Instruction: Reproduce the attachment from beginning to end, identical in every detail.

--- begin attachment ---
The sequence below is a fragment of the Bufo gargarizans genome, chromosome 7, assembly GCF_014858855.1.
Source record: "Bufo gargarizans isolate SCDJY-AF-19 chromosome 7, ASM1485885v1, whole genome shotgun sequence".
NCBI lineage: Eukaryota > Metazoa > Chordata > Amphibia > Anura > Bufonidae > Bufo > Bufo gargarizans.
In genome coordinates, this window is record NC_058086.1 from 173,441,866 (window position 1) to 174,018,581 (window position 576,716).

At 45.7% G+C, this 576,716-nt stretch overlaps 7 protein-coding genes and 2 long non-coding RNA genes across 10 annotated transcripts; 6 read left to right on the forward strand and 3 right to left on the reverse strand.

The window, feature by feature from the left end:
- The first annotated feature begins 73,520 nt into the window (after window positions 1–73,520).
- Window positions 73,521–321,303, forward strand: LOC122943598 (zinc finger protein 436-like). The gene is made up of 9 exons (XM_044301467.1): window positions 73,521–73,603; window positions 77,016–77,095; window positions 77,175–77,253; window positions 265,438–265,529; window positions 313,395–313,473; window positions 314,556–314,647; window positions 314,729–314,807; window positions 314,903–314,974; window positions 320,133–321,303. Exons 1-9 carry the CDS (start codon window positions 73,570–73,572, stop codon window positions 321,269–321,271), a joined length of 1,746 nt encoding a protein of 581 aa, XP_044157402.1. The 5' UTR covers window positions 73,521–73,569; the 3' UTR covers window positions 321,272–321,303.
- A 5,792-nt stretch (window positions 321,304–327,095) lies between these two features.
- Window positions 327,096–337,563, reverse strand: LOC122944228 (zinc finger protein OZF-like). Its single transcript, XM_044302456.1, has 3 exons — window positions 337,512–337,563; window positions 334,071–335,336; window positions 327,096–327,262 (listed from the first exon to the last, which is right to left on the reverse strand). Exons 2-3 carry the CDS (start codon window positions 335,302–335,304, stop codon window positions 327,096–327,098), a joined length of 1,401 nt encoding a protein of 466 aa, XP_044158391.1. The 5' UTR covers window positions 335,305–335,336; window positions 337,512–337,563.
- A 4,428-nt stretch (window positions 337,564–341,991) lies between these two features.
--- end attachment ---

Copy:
The sequence below is a fragment of the Bufo gargarizans genome, chromosome 7, assembly GCF_014858855.1.
Source record: "Bufo gargarizans isolate SCDJY-AF-19 chromosome 7, ASM1485885v1, whole genome shotgun sequence".
NCBI lineage: Eukaryota > Metazoa > Chordata > Amphibia > Anura > Bufonidae > Bufo > Bufo gargarizans.
In genome coordinates, this window is record NC_058086.1 from 173,441,866 (window position 1) to 174,018,581 (window position 576,716).

At 45.7% G+C, this 576,716-nt stretch overlaps 7 protein-coding genes and 2 long non-coding RNA genes across 10 annotated transcripts; 6 read left to right on the forward strand and 3 right to left on the reverse strand.

The window, feature by feature from the left end:
- The first annotated feature begins 73,520 nt into the window (after window positions 1–73,520).
- Window positions 73,521–321,303, forward strand: LOC122943598 (zinc finger protein 436-like). The gene is made up of 9 exons (XM_044301467.1): window positions 73,521–73,603; window positions 77,016–77,095; window positions 77,175–77,253; window positions 265,438–265,529; window positions 313,395–313,473; window positions 314,556–314,647; window positions 314,729–314,807; window positions 314,903–314,974; window positions 320,133–321,303. Exons 1-9 carry the CDS (start codon window positions 73,570–73,572, stop codon window positions 321,269–321,271), a joined length of 1,746 nt encoding a protein of 581 aa, XP_044157402.1. The 5' UTR covers window positions 73,521–73,569; the 3' UTR covers window positions 321,272–321,303.
- A 5,792-nt stretch (window positions 321,304–327,095) lies between these two features.
- Window positions 327,096–337,563, reverse strand: LOC122944228 (zinc finger protein OZF-like). Its single transcript, XM_044302456.1, has 3 exons — window positions 337,512–337,563; window positions 334,071–335,336; window positions 327,096–327,262 (listed from the first exon to the last, which is right to left on the reverse strand). Exons 2-3 carry the CDS (start codon window positions 335,302–335,304, stop codon window positions 327,096–327,098), a joined length of 1,401 nt encoding a protein of 466 aa, XP_044158391.1. The 5' UTR covers window positions 335,305–335,336; window positions 337,512–337,563.
- A 4,428-nt stretch (window positions 337,564–341,991) lies between these two features.